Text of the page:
Matar Khamaiseh, vegetable dealer
For twelve years, I have been selling vegetables in the Jenin market. Three months ago, I bought a white, 1994 truck which I use to take vegetables from the Jenin market to markets in the West Bank . Before that, I rented a truck and driver to enable me to transport produce from one market to another. I have a transit permit, for me and the truck, which I got from the Civil Administration office in Sallem. The permit is still in effect. Generally, I go from Jenin to the other markets via the checkpoint near the Einav settlement and the village of 'Anabta.
Since about 25 July 2006, the soldiers at the checkpoint forbid Jenin residents to cross via the checkpoint. I tried to cross on the 25 th , the 26 th , and the 27 th of July, but after that, I stopped trying to cross.
On Tuesday, 1 August, I had to go to the market in Beita to collect 15,000 shekels and more than 200 empty vegetable crates from one of the dealers, whose name is Mar'i. I left Jenin around two in the afternoon and headed to the checkpoint. There were dozens of cars at the checkpoint and I waited in line. The soldier asked to see my ID card, and when he saw I was from Jenin, he asked me, "Where are you going?" I replied, "To Beita." He told me to turn around and go back. I returned around and decided to go via the Mishor Ramin farm road. I managed to get to the market in Beita and got my money and the crates.
I returned the same way. I didn't see a point going via the checkpoint. The traffic was normal. Suddenly, I saw a Hummer jeep on the way. It was next to the tents of civilians living in the area. The soldiers motioned for me to stop. Four of them ran over to me and opened the door of the truck. One of them ordered me to turn off the engine and get out. I took my ID card and my permit and showed them to the soldiers. One of them threw the papers away. Then two soldiers grabbed me and dragged me to an olive grove.
When we got there, the soldiers sat me under a tree. One of them asked me in Hebrew where I was from. I understand a bit of Hebrew, and I told him I was from Jenin. He began to fire a volley of bullets over my head. He emptied a whole magazine with shots over my head. Two soldiers came over and the four of them began to beat me all over my body. They also hit me with the butts of their rifles and kicked me. They shouted in Hebrew things that I couldn't understand. I said nothing. I didn't know what to do. The blows really hurt. I thought I was about to die, and I recited the martyr's prayer ("There is no God other than Allah, and Muhammad is His prophet"). More than once I thought I was a dead man and that they would kill me. I thought only about death.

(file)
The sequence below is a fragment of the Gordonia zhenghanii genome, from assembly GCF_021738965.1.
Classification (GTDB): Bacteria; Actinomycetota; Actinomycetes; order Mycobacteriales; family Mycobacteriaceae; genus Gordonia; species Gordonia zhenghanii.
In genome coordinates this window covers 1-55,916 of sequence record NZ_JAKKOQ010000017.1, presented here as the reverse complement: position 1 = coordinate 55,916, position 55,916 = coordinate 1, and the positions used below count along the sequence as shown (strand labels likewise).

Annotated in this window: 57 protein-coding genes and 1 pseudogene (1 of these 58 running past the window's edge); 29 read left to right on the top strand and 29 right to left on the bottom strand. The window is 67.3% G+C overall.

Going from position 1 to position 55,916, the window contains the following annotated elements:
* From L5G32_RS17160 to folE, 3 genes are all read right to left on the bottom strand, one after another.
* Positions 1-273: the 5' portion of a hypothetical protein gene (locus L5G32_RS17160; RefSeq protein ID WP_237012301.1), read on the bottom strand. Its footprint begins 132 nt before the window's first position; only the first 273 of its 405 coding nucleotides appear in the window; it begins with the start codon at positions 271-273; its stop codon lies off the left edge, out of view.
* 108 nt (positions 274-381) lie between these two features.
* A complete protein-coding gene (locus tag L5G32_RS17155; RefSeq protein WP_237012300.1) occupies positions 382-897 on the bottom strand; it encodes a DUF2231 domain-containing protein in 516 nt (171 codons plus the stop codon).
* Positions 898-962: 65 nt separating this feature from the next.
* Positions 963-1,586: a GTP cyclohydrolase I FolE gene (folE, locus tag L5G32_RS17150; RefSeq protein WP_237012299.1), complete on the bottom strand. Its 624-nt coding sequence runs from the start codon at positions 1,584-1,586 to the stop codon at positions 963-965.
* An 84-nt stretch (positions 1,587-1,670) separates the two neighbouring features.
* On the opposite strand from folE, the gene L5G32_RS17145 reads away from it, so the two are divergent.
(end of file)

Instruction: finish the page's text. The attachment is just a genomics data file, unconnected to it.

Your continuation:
Then, the soldier who fired over my head put the barrel of his rifle to my hand and fired. I started to bleed and thought my hand was on fire. I didn't know what hurt more, the shooting or the beating. They continued to beat me for more than half an hour. All the while they shouted at me and didn't ask me anything.
When they stopped beating me, I sat there on my knees. One of the two soldiers who had taken me to the olive grove came over to me, picked up his rifle and aimed it at me. He fired from a distance of less than fifty centimeters. When I saw him aim at me, I recited the martyr's prayer, and then he fired. Then I felt a shock, pain, and a burning feeling in the stomach. I thought that the bullet had penetrated my body. I thought about what was happening to me, about the kind of bullets they are firing at me, and the kind of wounds I had.
Later, two soldiers grabbed me by my hands and dragged me on my stomach to the truck, which was pretty far away. At the same time, the other two soldiers beat me. We got to the truck and the two soldiers lifted me up and put me into the driver's cabin. Before that, I picked up my ID card from the ground, but did not see my permit and couldn't look for it. I was exhausted. After the soldiers put me in the truck, one of the soldiers told me something in Hebrew. From the context, I realized that he told me not to tell anybody about what happed. I turned on the engine and headed toward Jenin. The whole incident with the soldiers took about 30-40 minutes. I left there about 7:30.
When I got to Silat a-Dhaher, I called my brother Samer. I told him what happened and asked him to wait for me at the hospital. I went to the hospital in Jenin, where I was treated for about half an hour and then discharged.
Mater Mustafa Hassan Khamaiseh, 24, married with five children, is a vegetable dealer and a resident of Jenin. His testimony was given to 'Atef Abu a-Rob in Jenin on 7 August 2006.